AskDefine | Define hallo

User Contributed Dictionary


Etymology 1

Variant of hollo, which was a variant of holla from Middle French hola (equivalent to ho ahoy + la there). See also: holler.

Etymology 2

From the Hungarian "hallom", which means "I do hear you". When the first long-distance telephone connection was tested by Tivadar Puskás and Edison on April 2, 1878, Puskás repeatedly and vehemently used the word "hallom" to respond. It became an "insider phrase" for telephone exchange testers, and later used in the USA to respond to telephone calls, from where it started to spread (and ultimately it have reached Hungary again, where it is used as well).


  1. A variant of hello
  2. A cry of surprise.


  1. The cry "hallo!"
  2. A shout of exultation.


  1. To shout, or to call with a loud voice.
  2. To chase while shouting "hallo!"
  3. To cry "hallo" (to someone).
  4. To shout (something).




  1. hello (a general greeting used when meeting somebody)



  1. hello (a greeting usually used to answer the telephone)



  • /ˈhaloː/ or /haˈloː/


  1. hello (a general greeting used when meeting somebody)



  1. hello (a greeting usually used to answer the telephone or when meeting somebody)



  1. hello (greeting)

Extensive Definition

Hello is a salutation or greeting in the English language and is synonymous with other greetings such as Hi or Hey. Hello was recorded in dictionaries in 1883.

First use

Many stories date the first use of hello (with that spelling) to around the time of the invention of the telephone in 1876. It was, however, used in print in Roughing It by Mark Twain in 1872 (written between 1870 and 1871), so its first use must have predated the telephone:
A miner came out and said: 'Hello!'
Earlier uses can be found back to 1849 and 1846:
We meet the boys here, and it is "Hello, George," or "Hello, Jim." We slap the judge of the Supreme Court on the back with a "Hello, Joe, how are you?"Charles Edwards Lester
It was listed in dictionaries by 1883.
The word was extensively used in literature by the 1860s. Two early uses of hello can be found as far back as 1826.
Examples: On this occasion she switched it on to a patient who was awake and who merely said 'Hello Sister, what's the matter with you...'Report on the trade in foreign corn, and on the agriculture of the north of Europe. by William Jacob, 1826. page 213
Then hello boys! Hello boys! Shout and huzz....The Every-day Book: Or Everlasting Calendar of Popular Amusements, Sports, Pastime, Ceremonies,...By William Hone, 1826 Page 1370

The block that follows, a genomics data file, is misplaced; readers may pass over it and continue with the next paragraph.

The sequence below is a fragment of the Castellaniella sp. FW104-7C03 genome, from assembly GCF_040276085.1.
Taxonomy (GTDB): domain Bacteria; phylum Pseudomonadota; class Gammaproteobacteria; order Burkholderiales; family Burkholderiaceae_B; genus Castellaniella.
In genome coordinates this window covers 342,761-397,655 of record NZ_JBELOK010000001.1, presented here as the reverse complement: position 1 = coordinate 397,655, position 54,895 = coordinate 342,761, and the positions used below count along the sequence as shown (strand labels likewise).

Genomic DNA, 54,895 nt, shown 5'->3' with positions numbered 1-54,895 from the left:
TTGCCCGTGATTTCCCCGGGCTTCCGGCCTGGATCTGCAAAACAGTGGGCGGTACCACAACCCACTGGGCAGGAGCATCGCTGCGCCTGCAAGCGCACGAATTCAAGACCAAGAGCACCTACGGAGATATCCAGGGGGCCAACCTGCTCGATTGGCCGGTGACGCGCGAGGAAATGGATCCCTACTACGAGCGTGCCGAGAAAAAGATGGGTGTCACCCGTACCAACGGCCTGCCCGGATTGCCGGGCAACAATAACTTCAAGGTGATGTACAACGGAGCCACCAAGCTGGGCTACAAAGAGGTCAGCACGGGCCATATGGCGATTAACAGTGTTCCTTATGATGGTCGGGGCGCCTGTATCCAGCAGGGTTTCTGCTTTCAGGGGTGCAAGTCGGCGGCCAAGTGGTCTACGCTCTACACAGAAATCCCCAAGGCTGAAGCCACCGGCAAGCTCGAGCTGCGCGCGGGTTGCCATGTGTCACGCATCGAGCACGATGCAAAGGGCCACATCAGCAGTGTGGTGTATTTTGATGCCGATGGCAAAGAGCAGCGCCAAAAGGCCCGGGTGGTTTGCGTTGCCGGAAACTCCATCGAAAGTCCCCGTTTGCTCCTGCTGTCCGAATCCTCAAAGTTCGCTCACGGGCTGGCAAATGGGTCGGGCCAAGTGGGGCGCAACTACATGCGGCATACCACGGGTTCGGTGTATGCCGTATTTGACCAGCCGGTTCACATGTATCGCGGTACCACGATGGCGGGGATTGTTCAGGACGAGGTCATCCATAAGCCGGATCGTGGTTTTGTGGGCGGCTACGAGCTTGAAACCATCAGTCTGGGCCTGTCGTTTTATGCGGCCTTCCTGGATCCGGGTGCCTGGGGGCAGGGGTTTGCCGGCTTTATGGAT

There are many different theories to the origins of the word. It might be a contraction of archaic English "whole be thou". Another source has been suggested to be the phrase "Hail, Thou", as used in some translations of the Bible (see Luke 1:28 and Matthew 27:14 for examples).


The word hello has also been credited to Thomas Edison, specifically as a way to greet someone when answering the telephone; according to one source, he expressed his surprise with a misheard Hullo. Alexander Graham Bell initially used Ahoy-hoy (as used on ships) as a telephone greeting. However, in 1877, Edison wrote to T.B.A. David, the president of the Central District and Printing Telegraph Company of Pittsburg:
Friend David, I do not think we shall need a call bell as Hello! can be heard 10 to 20 feet away. What you think? Edison - P.S. first cost of sender & receiver to manufacture is only $7.00.
By 1889, central telephone exchange operators were known as 'hello-girls' due to the association between the greeting and the telephone. The definition of hollo is to shout or an exclamation originally shouted in a hunt when the quarry was spotted: Hallo is also used by many famous authors like Enid Blyton. Example:"Hallo!", chorused the 600 children.
The Old English verb, hǽlan (1. wv/t1b 1 to heal, cure, save; greet, salute; gehǽl! Hosanna!), may be the ultimate origin of the word. Hǽlan is likely a cognate of German Heil and other similar words of Germanic origin.

"Hello, World" Computer Program

Students learning a new computer programming language will often begin by writing a "Hello, world!" program, which outputs that greeting to a display screen or printer. The widespread use of this tradition arose from an introductory chapter of the book The C Programming Language by Kernighan & Ritchie, which reused the following example taken from earlier memos by Brian Kernighan at Bell Labs:


In 1997, Leonso Canales Jr. from Kingsville, Texas convinced Kleberg County commissioners to designate "heaven-o" as the county's official greeting, on the grounds that the greeting "hello" contains the word "hell", and that the proposed alternative sounds more "positive". "Hello", however, is not etymologically related to "hell".


hallo in German: Hallo
hallo in Spanish: Hola
hallo in French: Bonjour
hallo in Italian: Ciao
hallo in Norwegian Nynorsk: Hallo
hallo in Portuguese: Oi
hallo in Russian: Алло
hallo in Simple English: Hello
hallo in Turkish: Günaydin
hallo in Venetian: Ciao
hallo in Chinese: Hello
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